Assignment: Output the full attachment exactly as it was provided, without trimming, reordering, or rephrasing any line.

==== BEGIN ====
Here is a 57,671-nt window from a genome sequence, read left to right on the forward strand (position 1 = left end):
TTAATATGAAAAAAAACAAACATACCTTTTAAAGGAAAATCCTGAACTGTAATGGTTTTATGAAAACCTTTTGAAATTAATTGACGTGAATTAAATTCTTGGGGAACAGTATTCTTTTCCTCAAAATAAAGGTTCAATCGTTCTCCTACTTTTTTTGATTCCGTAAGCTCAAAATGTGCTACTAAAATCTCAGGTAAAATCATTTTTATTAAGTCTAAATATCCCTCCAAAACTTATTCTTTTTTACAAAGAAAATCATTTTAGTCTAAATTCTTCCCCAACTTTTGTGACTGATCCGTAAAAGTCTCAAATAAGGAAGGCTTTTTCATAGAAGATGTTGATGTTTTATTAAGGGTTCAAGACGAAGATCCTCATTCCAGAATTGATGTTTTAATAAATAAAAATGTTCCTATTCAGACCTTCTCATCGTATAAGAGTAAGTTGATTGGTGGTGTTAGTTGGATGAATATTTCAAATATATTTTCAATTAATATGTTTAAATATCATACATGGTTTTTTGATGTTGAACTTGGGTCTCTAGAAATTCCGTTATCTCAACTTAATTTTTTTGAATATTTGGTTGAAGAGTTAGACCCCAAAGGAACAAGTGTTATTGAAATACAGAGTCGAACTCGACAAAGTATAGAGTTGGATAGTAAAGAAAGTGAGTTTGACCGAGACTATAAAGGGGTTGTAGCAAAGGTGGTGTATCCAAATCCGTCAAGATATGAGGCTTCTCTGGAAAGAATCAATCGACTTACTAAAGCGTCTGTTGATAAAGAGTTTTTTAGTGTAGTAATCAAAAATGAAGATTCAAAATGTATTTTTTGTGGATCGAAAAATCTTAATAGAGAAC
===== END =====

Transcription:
Here is a 57,671-nt window from a genome sequence, read left to right on the forward strand (position 1 = left end):
TTAATATGAAAAAAAACAAACATACCTTTTAAAGGAAAATCCTGAACTGTAATGGTTTTATGAAAACCTTTTGAAATTAATTGACGTGAATTAAATTCTTGGGGAACAGTATTCTTTTCCTCAAAATAAAGGTTCAATCGTTCTCCTACTTTTTTTGATTCCGTAAGCTCAAAATGTGCTACTAAAATCTCAGGTAAAATCATTTTTATTAAGTCTAAATATCCCTCCAAAACTTATTCTTTTTTACAAAGAAAATCATTTTAGTCTAAATTCTTCCCCAACTTTTGTGACTGATCCGTAAAAGTCTCAAATAAGGAAGGCTTTTTCATAGAAGATGTTGATGTTTTATTAAGGGTTCAAGACGAAGATCCTCATTCCAGAATTGATGTTTTAATAAATAAAAATGTTCCTATTCAGACCTTCTCATCGTATAAGAGTAAGTTGATTGGTGGTGTTAGTTGGATGAATATTTCAAATATATTTTCAATTAATATGTTTAAATATCATACATGGTTTTTTGATGTTGAACTTGGGTCTCTAGAAATTCCGTTATCTCAACTTAATTTTTTTGAATATTTGGTTGAAGAGTTAGACCCCAAAGGAACAAGTGTTATTGAAATACAGAGTCGAACTCGACAAAGTATAGAGTTGGATAGTAAAGAAAGTGAGTTTGACCGAGACTATAAAGGGGTTGTAGCAAAGGTGGTGTATCCAAATCCGTCAAGATATGAGGCTTCTCTGGAAAGAATCAATCGACTTACTAAAGCGTCTGTTGATAAAGAGTTTTTTAGTGTAGTAATCAAAAATGAAGATTCAAAATGTATTTTTTGTGGATCGAAAAATCTTAATAGAGAAC